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  25. I watched the Matrix again last night, and then read this. Its slightly scary, not going to lie.

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  26. I friend of mine was just telling me this was going to be happening. How exciting. Go Watson Go!

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  27. I didn’t get to see the show last night. I was with my wife celebrating Valetine’s Day. Tonight will be watching and looking forward to all of the action. It should be another eventful show with Watson.

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  28. Had no idea there was a computer playing Jeopardy! I’ve got to check this out, your blog has definitely got me interested!

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  29. Hope the humans win! lol That would be really interesting to watch.

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  30. Very interesting article. I used to love programming so much that I studied a Master in Computer Science…Artificial Intelligence. Never used it after college. But it is always interesting. Love it.

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  31. I missed the show! So I’m thankful for a look into what’s been going on. Nice post.

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  32. Posted by dejavurun on February 15, 2011 at 4:58 PM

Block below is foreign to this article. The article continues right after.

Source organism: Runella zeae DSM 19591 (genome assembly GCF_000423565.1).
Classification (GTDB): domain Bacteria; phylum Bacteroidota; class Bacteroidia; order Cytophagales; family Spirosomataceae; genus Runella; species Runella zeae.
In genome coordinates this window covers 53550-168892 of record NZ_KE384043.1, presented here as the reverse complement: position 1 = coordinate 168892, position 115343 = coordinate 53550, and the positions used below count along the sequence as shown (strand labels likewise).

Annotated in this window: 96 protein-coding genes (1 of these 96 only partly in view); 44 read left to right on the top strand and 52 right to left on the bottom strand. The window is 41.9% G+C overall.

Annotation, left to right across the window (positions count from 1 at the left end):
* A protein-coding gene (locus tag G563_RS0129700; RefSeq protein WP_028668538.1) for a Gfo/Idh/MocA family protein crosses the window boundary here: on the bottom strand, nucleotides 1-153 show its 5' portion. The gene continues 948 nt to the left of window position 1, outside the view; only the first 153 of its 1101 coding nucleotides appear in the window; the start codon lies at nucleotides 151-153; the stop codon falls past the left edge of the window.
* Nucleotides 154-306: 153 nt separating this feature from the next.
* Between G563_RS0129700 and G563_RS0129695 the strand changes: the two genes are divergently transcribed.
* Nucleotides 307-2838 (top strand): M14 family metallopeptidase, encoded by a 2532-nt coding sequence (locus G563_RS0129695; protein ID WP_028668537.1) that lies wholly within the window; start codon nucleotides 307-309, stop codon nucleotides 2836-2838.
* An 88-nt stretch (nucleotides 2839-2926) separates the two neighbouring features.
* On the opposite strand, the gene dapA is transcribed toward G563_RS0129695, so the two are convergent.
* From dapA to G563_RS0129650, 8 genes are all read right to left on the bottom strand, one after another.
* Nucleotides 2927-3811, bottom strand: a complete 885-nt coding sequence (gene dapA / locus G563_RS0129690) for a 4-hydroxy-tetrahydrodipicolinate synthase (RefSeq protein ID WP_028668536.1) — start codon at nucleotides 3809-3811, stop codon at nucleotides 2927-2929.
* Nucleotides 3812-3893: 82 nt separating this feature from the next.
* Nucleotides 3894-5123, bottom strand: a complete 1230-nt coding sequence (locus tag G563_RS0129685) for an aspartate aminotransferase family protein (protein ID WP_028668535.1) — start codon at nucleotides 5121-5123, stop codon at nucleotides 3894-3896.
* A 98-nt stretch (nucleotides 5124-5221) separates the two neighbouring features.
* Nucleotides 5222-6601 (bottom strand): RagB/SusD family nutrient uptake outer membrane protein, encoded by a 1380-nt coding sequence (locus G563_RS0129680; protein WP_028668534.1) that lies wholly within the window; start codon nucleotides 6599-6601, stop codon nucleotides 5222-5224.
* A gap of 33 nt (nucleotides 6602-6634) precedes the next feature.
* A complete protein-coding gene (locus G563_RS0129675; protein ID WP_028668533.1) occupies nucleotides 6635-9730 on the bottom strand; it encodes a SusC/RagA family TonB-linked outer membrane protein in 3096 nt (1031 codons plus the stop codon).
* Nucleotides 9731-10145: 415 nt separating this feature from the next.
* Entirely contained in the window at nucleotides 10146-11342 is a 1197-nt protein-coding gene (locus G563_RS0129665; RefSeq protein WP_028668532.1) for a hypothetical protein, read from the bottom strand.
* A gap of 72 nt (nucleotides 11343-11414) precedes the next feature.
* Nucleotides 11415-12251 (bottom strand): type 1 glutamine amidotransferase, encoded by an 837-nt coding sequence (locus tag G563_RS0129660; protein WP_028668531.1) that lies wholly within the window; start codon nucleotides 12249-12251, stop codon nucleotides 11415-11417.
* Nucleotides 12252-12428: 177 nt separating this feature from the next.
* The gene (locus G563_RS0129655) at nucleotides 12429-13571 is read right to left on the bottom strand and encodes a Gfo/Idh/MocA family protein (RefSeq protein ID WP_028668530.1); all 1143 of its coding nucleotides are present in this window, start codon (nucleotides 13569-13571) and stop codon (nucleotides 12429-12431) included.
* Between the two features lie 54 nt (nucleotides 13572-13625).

I was pleased to see that the humans are doing as well as they are!

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  33. I am so glad a human is WINNING!I missed the show last night but will try to tune in tonight, I find this fascinating, but I have to agree with someone before me, the computer was built by a human!Good Post!

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  34. I wonder the same thing as unclerave above. One of the biggest keys to winning Jeopardy, in addition to having a lot of knowledge, is the ability to ring in quickly. Contestants are unable to ring in until after Alex finishes reading the question (answer) in its entirety. If you try to ring in early, you get locked out for a matter of seconds. If you watch the show, you’ll often see people trying to ring in and being unable to. How does Watson “ring in”? That question hasn’t been answered on the shows thus far.